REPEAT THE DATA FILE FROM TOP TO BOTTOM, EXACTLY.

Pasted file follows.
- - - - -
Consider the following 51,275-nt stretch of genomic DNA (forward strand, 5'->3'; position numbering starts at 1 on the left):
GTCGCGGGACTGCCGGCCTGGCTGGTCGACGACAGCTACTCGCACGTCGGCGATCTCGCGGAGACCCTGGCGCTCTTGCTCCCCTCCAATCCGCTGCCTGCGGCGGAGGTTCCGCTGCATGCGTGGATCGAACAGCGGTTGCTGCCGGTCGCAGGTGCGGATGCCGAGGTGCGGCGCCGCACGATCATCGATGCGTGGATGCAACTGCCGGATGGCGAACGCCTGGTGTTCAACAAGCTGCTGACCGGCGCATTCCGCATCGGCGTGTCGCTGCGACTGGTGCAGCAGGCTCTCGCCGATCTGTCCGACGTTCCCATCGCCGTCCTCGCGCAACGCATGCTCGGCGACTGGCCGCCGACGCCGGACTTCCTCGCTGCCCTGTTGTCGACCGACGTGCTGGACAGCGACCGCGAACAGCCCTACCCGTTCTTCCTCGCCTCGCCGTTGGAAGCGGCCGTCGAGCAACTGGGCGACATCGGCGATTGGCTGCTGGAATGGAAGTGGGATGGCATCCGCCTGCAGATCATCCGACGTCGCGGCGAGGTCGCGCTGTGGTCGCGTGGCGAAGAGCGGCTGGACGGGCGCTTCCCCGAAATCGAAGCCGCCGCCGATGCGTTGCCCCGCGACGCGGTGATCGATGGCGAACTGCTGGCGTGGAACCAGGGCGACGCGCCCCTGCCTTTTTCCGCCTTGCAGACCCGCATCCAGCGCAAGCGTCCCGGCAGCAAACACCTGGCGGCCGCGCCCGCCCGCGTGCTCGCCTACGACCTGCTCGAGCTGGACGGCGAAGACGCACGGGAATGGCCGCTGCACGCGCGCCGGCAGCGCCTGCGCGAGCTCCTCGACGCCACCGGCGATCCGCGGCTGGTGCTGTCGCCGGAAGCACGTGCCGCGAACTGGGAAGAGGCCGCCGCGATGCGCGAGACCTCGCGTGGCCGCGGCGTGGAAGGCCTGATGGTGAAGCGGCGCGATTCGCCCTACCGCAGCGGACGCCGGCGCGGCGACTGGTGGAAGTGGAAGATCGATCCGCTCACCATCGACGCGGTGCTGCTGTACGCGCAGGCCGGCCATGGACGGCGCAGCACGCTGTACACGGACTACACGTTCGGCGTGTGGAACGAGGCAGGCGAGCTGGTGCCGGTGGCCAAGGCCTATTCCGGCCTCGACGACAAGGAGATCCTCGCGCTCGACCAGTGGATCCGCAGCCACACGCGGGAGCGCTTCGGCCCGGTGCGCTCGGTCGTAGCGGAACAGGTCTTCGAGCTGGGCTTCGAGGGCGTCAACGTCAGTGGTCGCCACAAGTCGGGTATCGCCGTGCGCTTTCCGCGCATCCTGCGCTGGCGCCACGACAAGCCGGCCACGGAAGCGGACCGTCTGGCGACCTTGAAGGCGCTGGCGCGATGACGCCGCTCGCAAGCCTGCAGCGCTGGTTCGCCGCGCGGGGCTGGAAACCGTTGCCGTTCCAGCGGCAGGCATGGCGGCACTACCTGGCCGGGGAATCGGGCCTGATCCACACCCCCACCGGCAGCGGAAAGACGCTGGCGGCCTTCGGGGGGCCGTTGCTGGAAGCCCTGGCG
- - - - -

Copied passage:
Consider the following 51,275-nt stretch of genomic DNA (forward strand, 5'->3'; position numbering starts at 1 on the left):
GTCGCGGGACTGCCGGCCTGGCTGGTCGACGACAGCTACTCGCACGTCGGCGATCTCGCGGAGACCCTGGCGCTCTTGCTCCCCTCCAATCCGCTGCCTGCGGCGGAGGTTCCGCTGCATGCGTGGATCGAACAGCGGTTGCTGCCGGTCGCAGGTGCGGATGCCGAGGTGCGGCGCCGCACGATCATCGATGCGTGGATGCAACTGCCGGATGGCGAACGCCTGGTGTTCAACAAGCTGCTGACCGGCGCATTCCGCATCGGCGTGTCGCTGCGACTGGTGCAGCAGGCTCTCGCCGATCTGTCCGACGTTCCCATCGCCGTCCTCGCGCAACGCATGCTCGGCGACTGGCCGCCGACGCCGGACTTCCTCGCTGCCCTGTTGTCGACCGACGTGCTGGACAGCGACCGCGAACAGCCCTACCCGTTCTTCCTCGCCTCGCCGTTGGAAGCGGCCGTCGAGCAACTGGGCGACATCGGCGATTGGCTGCTGGAATGGAAGTGGGATGGCATCCGCCTGCAGATCATCCGACGTCGCGGCGAGGTCGCGCTGTGGTCGCGTGGCGAAGAGCGGCTGGACGGGCGCTTCCCCGAAATCGAAGCCGCCGCCGATGCGTTGCCCCGCGACGCGGTGATCGATGGCGAACTGCTGGCGTGGAACCAGGGCGACGCGCCCCTGCCTTTTTCCGCCTTGCAGACCCGCATCCAGCGCAAGCGTCCCGGCAGCAAACACCTGGCGGCCGCGCCCGCCCGCGTGCTCGCCTACGACCTGCTCGAGCTGGACGGCGAAGACGCACGGGAATGGCCGCTGCACGCGCGCCGGCAGCGCCTGCGCGAGCTCCTCGACGCCACCGGCGATCCGCGGCTGGTGCTGTCGCCGGAAGCACGTGCCGCGAACTGGGAAGAGGCCGCCGCGATGCGCGAGACCTCGCGTGGCCGCGGCGTGGAAGGCCTGATGGTGAAGCGGCGCGATTCGCCCTACCGCAGCGGACGCCGGCGCGGCGACTGGTGGAAGTGGAAGATCGATCCGCTCACCATCGACGCGGTGCTGCTGTACGCGCAGGCCGGCCATGGACGGCGCAGCACGCTGTACACGGACTACACGTTCGGCGTGTGGAACGAGGCAGGCGAGCTGGTGCCGGTGGCCAAGGCCTATTCCGGCCTCGACGACAAGGAGATCCTCGCGCTCGACCAGTGGATCCGCAGCCACACGCGGGAGCGCTTCGGCCCGGTGCGCTCGGTCGTAGCGGAACAGGTCTTCGAGCTGGGCTTCGAGGGCGTCAACGTCAGTGGTCGCCACAAGTCGGGTATCGCCGTGCGCTTTCCGCGCATCCTGCGCTGGCGCCACGACAAGCCGGCCACGGAAGCGGACCGTCTGGCGACCTTGAAGGCGCTGGCGCGATGACGCCGCTCGCAAGCCTGCAGCGCTGGTTCGCCGCGCGGGGCTGGAAACCGTTGCCGTTCCAGCGGCAGGCATGGCGGCACTACCTGGCCGGGGAATCGGGCCTGATCCACACCCCCACCGGCAGCGGAAAGACGCTGGCGGCCTTCGGGGGGCCGTTGCTGGAAGCCCTGGCG